Thursday, February 23, 2006

The Cowering Press

Alan Dershowitz and Bill Bennett agree on at least one point, the United States mainstream media are (almost) all cowards.

Since the war on terrorism began, the mainstream press has had no problem printing stories and pictures that challenged the administration and, in the view of some, compromised our war and peace efforts. The manifold images of abuse at Abu Ghraib come to mind -- images that struck at our effort to win support from Arab governments and peoples, and that pierced the heart of the Muslim world as well as the U.S. military.

The press has had no problem with breaking a story using classified information on detention centers for captured terrorists and suspects -- stories that could harm our allies. And it disclosed a surveillance program so highly classified that most members of Congress were unaware of it.

In its zeal to publish stories critical of our nation's efforts -- and clearly upsetting to enemies and allies alike -- the press has printed some articles that turned out to be inaccurate. The Guantanamo Bay flushing of the Koran comes to mind.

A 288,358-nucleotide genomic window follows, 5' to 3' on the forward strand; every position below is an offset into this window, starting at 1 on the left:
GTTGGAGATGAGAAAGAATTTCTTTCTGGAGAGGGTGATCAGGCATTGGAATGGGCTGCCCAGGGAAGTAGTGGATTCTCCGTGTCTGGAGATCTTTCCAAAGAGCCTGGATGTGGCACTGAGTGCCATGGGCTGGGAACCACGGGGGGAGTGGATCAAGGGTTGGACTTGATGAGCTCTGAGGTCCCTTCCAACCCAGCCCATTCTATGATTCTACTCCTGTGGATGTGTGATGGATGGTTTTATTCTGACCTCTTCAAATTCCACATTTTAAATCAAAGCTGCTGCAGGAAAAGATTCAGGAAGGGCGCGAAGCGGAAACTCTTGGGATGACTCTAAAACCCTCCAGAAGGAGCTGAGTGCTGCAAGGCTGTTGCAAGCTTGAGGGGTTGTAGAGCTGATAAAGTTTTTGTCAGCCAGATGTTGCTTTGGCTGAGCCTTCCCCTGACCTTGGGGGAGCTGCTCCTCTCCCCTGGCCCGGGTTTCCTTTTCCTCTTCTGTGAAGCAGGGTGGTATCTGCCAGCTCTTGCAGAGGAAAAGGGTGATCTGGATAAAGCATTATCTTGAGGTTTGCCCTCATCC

But for the past month, the Islamist street has been on an intifada over cartoons depicting Muhammad that were first published months ago in a Danish newspaper. Protests in London -- never mind Jordan, the Gaza Strip, the West Bank, Iran and other countries not noted for their commitment to democratic principles -- included signs that read, "Behead those who insult Islam." The mainstream U.S. media have covered this worldwide uprising; it is, after all, a glimpse into the sentiments of our enemy and its allies. And yet it has refused, with but a few exceptions, to show the cartoons that purportedly caused all the outrage.

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